Automakers Can’t Build Electric Vehicles Fast Enough As The Whole Market Takes A Big Hit

There are a lot of reasons why car prices are sky high right now but for the first quarter of 2022, sales are dipping hard. Year over year, the American market just experienced a 16.6 percent drop during the quarter. It’s so rough that some brands are touting the fact that they slid less than competitors.

Of course, at the heart of the issue is a huge parts shortage that includes the dramatic lack of microchips available for new vehicles. Due to those shortages and other factors, the supply of available cars, trucks, and SUVs is far less than the current demand.

Still, it might come as a shock to many of you to learn that GM sold 20.4 percent fewer cars in Q1. That includes a 58.2 percent drop in total sales under the Buick brand. Dodge was down 36 percent, Chrysler 27 percent, and RAM 15 percent. Even Jeep with its new fancy Grand Wagoneer was down a couple of points.

Read Also: Hyundai To Slash Fleet Sales As It Targets Further Growth In North America

Import brands weren’t spared either. Honda was down 23 percent, Toyota was down 14.9 percent, and Nissan saw a 28 percent drop. Porsche saw a 24.9 percent dip and the VW group as a whole was down 23.2 percent.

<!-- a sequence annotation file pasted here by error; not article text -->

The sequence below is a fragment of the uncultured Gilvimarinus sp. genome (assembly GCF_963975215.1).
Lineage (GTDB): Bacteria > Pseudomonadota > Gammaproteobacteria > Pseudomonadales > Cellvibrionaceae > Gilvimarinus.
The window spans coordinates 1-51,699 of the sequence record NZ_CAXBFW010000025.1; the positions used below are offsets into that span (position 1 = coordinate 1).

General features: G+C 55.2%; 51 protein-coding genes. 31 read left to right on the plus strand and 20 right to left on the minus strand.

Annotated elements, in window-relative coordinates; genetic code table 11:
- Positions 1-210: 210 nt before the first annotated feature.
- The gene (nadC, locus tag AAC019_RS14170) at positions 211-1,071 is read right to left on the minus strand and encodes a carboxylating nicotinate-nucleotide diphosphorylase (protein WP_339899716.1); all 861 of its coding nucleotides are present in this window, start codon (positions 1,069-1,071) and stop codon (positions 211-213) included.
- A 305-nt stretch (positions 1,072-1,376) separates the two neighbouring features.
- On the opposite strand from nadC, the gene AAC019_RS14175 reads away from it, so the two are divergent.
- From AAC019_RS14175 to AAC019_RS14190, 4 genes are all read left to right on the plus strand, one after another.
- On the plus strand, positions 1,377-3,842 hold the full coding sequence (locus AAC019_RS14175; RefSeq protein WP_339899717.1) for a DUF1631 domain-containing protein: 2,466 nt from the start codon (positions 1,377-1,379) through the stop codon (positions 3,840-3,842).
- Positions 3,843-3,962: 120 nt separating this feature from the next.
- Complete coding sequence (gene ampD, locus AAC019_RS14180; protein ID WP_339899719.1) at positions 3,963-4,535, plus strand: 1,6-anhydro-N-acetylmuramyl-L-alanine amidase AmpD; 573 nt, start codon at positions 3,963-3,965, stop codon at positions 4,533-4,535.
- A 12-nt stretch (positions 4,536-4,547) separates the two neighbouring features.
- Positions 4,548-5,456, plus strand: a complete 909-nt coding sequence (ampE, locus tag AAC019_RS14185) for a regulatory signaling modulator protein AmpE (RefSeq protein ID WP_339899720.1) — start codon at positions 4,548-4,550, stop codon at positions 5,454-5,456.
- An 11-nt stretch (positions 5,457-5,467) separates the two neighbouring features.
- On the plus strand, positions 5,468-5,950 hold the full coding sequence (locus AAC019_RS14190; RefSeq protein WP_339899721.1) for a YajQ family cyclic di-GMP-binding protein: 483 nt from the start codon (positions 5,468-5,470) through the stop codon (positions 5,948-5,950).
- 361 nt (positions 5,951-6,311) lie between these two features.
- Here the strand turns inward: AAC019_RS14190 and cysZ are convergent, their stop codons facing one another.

Not every brand is suffering the same though. BMW reported an improvement year over year for its own namesake brand as well as for MINI and Rolls Royce. With all three combined, BMW is up 3.8 percent year over year. Genesis popped up 42.6 percent for its part. So some brands are still making headway despite the market environment.

In addition, demand for electric vehicles is growing even more than anticipated. During the first quarter, 16 percent of Hyundai’s U.S. sales were electric vehicles. “If gas prices remain high, that’s going to continue to push consumers toward green technology,” said Randy Parker, Hyundai’s senior vice president for U.S. sales.

We’ve talked a lot about the parts shortage and the transition to electric vehicles but it looks like the two might be more connected than ever before. If you’ve been waiting for a new gasoline-powered vehicle that’s not yet available due to a parts shortage, would you consider an EV if you could have it a lot sooner?

Source: Carscoops Read More